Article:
Study Finds Link Between Discrimination, Drinking Alcohol

Pouring whiskey into a glassExposure to discrimination may be linked to alcohol abuse, according to a study published in the journal Social Science & Medicine.

Statistics from the National Institute on Alcohol Abuse and Alcoholism show 16.3 million adults (6.8%) had an alcohol abuse problem in 2014. Nearly a quarter (24.7%) of adults reported engaging in binge drinking in the past month. According to the U.S. Centers for Disease Control and Prevention, alcohol claimed the lives of 88,000 people each year from 2006-2010, for a total of 2.5 million years of potential life lost.

Methods for Researching Discrimination and Alcohol Habits          

The study looked at previous research on alcohol and discrimination, providing a systematic review of research conducted between 1980 and 2015. Of 938 studies, 97 met all of the researchers’ inclusion criteria. The studies looked at an array of discrimination, including gender and sexual orientation and race/ethnic discrimination. The studies focused more frequently on racial discrimination, which accounted for 71 of the 96 included studies, though racial discrimination targeted at Native Americans, Asians, and Pacific Islanders received less attention.

The studies pointed to a clear connection between exposure to discrimination and increased alcohol consumption. Previous research suggests people often drink to cope with stress, and discrimination can cause severe stress.

Future Research Opportunities on Discrimination and Drinking

Although the studies establish a connection between drinking and discrimination, the study’s authors point out several possibilities for future research. Most of the current research focuses on interpersonal discrimination, such as racial slurs. The authors say other research could focus on systematic and structural discrimination, such as neighborhood segregation. They also hope to see further analysis of which groups are most vulnerable to discrimination-related drinking.

The researchers also hope future studies will explore the types of drinking to which discrimination is correlated. For example, does discrimination merely increase drinking, or does it increase the risk of alcoholism?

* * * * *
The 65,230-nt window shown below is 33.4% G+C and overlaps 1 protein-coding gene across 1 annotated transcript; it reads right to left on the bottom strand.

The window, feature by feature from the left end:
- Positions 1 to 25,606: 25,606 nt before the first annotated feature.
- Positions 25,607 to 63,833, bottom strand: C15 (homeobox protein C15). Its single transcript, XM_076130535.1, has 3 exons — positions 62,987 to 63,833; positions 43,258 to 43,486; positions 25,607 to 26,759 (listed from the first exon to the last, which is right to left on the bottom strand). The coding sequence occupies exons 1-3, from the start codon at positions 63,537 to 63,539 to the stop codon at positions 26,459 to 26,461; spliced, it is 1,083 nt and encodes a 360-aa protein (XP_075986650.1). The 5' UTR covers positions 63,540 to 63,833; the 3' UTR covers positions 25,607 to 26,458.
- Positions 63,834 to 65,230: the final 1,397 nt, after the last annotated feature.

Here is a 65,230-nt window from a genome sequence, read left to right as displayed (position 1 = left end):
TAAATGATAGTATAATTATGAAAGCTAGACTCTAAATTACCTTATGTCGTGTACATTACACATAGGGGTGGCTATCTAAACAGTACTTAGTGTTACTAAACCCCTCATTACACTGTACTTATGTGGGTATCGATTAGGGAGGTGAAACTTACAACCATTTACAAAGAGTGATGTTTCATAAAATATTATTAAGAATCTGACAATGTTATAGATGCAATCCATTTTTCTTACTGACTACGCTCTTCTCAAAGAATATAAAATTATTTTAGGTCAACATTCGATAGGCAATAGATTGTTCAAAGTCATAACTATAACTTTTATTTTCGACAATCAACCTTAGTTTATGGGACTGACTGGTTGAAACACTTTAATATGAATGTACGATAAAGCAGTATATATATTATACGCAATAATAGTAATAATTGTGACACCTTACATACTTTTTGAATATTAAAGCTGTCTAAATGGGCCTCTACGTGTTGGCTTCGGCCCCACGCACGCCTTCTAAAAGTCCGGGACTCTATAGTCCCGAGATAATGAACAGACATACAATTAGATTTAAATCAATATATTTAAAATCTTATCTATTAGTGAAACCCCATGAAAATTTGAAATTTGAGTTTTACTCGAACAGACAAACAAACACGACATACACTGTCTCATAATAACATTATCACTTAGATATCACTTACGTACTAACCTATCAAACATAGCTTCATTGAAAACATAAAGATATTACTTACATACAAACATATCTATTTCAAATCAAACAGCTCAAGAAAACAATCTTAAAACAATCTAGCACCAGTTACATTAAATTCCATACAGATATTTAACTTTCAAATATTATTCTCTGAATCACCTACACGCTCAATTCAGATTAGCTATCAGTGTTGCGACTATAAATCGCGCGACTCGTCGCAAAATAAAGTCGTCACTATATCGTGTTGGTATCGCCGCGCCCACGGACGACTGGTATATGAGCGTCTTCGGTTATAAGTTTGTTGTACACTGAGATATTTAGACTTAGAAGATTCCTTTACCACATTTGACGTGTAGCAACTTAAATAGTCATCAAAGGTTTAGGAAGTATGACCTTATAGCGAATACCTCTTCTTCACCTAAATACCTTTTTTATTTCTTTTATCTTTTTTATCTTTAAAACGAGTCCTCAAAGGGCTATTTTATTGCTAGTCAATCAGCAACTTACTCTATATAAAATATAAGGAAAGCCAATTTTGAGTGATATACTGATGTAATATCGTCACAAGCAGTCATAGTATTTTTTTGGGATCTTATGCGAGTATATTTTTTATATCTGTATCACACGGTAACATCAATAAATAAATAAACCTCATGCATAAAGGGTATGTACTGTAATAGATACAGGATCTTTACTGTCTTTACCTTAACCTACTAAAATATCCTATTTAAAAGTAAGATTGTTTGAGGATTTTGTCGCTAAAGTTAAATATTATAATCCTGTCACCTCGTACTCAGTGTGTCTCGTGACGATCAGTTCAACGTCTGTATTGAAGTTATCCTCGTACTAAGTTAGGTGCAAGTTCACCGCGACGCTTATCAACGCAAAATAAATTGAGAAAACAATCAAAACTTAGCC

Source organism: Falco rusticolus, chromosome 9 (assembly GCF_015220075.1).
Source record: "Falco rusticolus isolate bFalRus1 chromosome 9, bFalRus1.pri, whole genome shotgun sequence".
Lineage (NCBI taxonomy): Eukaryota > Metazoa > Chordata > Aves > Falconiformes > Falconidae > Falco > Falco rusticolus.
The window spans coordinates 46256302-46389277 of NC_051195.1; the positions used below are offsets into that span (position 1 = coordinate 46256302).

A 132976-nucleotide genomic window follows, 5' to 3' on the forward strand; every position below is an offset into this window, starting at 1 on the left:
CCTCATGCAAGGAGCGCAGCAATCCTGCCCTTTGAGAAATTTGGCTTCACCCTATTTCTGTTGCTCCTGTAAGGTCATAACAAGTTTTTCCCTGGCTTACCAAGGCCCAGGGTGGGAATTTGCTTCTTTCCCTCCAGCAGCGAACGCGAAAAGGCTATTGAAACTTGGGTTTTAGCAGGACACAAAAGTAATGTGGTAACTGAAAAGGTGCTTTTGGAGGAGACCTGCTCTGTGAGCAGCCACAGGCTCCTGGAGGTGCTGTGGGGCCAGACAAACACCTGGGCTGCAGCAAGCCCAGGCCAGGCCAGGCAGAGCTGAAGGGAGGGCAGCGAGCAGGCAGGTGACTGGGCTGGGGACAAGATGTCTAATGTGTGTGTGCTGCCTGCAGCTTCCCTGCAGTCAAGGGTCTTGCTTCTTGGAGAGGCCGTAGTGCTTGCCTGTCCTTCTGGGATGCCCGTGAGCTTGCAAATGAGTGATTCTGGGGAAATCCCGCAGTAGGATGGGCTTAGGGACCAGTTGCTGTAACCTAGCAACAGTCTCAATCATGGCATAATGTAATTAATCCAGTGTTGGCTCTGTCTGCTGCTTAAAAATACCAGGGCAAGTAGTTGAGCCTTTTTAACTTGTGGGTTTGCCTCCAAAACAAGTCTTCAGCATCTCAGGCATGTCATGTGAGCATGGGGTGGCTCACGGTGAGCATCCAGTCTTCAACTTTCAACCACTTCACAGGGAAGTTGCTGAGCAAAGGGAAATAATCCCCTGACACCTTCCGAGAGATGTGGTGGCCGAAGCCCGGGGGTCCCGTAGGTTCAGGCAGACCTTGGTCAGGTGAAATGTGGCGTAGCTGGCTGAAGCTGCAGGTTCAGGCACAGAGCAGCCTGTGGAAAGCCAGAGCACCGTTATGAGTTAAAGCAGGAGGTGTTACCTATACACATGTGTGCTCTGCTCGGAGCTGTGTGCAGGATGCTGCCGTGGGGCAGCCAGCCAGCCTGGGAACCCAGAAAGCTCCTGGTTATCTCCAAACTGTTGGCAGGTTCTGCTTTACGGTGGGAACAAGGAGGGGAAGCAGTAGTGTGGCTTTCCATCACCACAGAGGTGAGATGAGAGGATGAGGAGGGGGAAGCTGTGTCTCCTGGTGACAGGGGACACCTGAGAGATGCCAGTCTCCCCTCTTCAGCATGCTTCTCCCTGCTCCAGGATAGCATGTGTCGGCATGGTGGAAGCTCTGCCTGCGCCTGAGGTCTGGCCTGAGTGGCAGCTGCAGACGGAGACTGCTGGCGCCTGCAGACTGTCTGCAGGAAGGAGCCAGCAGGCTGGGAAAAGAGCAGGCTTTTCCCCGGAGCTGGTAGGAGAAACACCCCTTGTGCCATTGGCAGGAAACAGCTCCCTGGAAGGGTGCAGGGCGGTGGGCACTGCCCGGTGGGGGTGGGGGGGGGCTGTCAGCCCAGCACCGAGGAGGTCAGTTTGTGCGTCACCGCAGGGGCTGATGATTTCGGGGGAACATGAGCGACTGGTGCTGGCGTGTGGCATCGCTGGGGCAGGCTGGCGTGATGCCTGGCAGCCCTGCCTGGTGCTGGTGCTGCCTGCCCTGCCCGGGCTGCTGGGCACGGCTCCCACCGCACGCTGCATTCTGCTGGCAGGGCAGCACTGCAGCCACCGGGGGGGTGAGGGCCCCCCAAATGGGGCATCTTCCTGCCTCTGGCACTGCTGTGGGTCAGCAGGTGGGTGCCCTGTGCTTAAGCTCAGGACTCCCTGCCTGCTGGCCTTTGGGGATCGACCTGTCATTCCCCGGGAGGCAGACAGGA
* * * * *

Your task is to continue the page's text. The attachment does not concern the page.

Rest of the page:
1. Alcohol facts and statistics. (2016, January). Retrieved from
  2. Does discrimination increase drinking? (2016, June 30). Retrieved from
  3. Fact sheets: Alcohol use and your health. (2016, June 29). Retrieved from
  4. Gilbert, P. A., & Zemore, S. E. (2016). Discrimination and drinking: A systematic review of the evidence. Social Science & Medicine, 161, 178-194. doi:10.1016/j.socscimed.2016.06.009

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  • Sammy

    July 12th, 2016 at 1:58 PM

    This could answer some questions but I don’t think that it gives us all of the answers that we might look for when it comes to who is going to be more likely to abuse alcohol and who may not.

  • Joy

    July 13th, 2016 at 11:07 AM

    It saddens me that there are so many different groups of people in what is supposed to be this meting pot who have all kinds of odds stacked against them.

  • Ollie

    July 13th, 2016 at 2:42 PM

    and yet I still know people who have had life pretty much handed to them on a silver platter and they still have a drinking problem

  • maisy

    July 14th, 2016 at 2:18 PM

    There are so many directions that you could go with a study like this. I think that there are a lot of critical elements to this that we have overlooked in the past but now we are a little more willing to open our eyes to the reality of. I would like to see what other information will eventually come out, and try to determine if much of this is environmental and if the discriminatory practices stopped, would the alcohol abuse end as well.

  • Donn

    July 15th, 2016 at 10:03 AM

    No matter what the cause of the drinking is, whatever you do, you have to try to find a way to stop the abuse.
    It is eventually going to take a huge toll on your body both physically and mentally and most of us can’t handle that kind of abuse over a sustained length of time.
    If you have ever thought about trying to stop and get some help, I hope that now is the time to consider doing just that.

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